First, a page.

Though Salman appears to have temporarily backed off his worst impulses and perhaps decided to take a breather, the second stage of his putsch could be worse. He has already placed Qatar in the doghouse for its temerity in seeking out an independent political path in the Gulf by pursuing commercial ventures and relations with Iran. Qatar is under siege by all of the Gulf and Sunni states in the region. It remains to be seen how severe the long-term impacts will be on Qatar. It certainly will harm their economy. But to what degree is unknown.
Salman may have the same plan in store for Lebanon if he doesn’t get his way there. His demands, like those he made against Qatar, are entirely unrealistic. He wants Iran to stop meddling in Lebanon. He wants Hezbollah to withdraw from Lebanese politics. One presumes that if his demands aren’t met (as they weren’t by Qatar) that he could pursue the same path against Lebanon. The Saudis provide immense amounts of aid and commerce to Lebanon. Withdrawing it, would have a severe impact.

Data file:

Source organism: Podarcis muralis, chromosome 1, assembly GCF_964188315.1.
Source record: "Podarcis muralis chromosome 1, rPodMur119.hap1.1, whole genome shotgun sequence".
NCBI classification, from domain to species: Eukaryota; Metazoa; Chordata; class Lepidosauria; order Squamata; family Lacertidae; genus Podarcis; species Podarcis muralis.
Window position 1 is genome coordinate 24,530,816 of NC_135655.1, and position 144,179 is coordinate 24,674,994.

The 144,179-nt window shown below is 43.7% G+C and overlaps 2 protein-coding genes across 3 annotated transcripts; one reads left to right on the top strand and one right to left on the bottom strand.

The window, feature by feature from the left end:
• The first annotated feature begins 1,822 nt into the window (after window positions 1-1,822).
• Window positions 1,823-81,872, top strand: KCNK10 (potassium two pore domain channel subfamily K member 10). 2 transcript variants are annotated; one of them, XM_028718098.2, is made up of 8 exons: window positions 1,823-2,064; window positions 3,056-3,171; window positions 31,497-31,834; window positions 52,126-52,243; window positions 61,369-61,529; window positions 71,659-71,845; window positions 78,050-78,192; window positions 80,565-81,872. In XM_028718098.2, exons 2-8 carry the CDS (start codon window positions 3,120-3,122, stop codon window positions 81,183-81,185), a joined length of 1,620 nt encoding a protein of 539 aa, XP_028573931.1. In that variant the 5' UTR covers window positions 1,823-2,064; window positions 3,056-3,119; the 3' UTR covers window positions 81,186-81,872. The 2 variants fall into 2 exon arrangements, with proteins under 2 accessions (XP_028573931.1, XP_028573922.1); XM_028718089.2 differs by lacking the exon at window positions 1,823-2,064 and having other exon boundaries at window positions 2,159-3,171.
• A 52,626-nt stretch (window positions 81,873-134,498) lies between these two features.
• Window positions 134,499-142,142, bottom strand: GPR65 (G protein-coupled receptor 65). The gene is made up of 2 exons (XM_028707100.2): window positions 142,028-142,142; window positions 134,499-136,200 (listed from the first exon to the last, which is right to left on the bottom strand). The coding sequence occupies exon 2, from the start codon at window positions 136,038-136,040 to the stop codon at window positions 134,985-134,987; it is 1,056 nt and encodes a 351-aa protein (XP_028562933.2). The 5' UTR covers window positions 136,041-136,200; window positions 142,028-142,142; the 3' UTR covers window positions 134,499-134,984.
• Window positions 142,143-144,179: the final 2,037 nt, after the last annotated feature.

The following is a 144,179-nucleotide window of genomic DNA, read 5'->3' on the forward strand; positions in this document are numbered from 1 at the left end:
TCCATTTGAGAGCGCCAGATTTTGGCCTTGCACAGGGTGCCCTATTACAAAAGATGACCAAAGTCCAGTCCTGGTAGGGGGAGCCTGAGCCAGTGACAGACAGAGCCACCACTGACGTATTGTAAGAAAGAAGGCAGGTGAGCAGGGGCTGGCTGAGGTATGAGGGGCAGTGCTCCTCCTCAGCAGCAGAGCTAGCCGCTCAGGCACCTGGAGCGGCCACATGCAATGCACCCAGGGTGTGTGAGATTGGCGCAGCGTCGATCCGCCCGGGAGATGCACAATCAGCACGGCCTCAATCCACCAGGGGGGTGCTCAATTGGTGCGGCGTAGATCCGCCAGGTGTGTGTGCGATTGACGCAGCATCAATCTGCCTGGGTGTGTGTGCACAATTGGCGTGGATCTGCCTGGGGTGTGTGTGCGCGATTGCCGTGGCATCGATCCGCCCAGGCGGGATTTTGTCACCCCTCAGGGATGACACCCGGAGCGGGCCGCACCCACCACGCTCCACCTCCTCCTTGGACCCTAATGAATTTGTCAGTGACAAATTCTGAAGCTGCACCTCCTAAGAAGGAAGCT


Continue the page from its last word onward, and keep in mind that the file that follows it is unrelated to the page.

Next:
But Salman doesn’t seem to have realized that Hezbollah and its Iranian allies are a tough, hardened lot. Lebanon survived a brutal civil war and two decades of Israeli occupation. No matter the level of pain the Saudis tried to inflict, it would not break the country just as western sanctions never broke Iran. In fact, such a draconian approach would likely strengthen the hand of Hezbollah in Lebanon. It would pose itself, just as it does regarding Israel, as the chief force defending Lebanese independence and sovereignty. And what could Hariri or his Sunni Future Movement offer? Their fealty to a sclerotic, corrupt Saudi petro-state?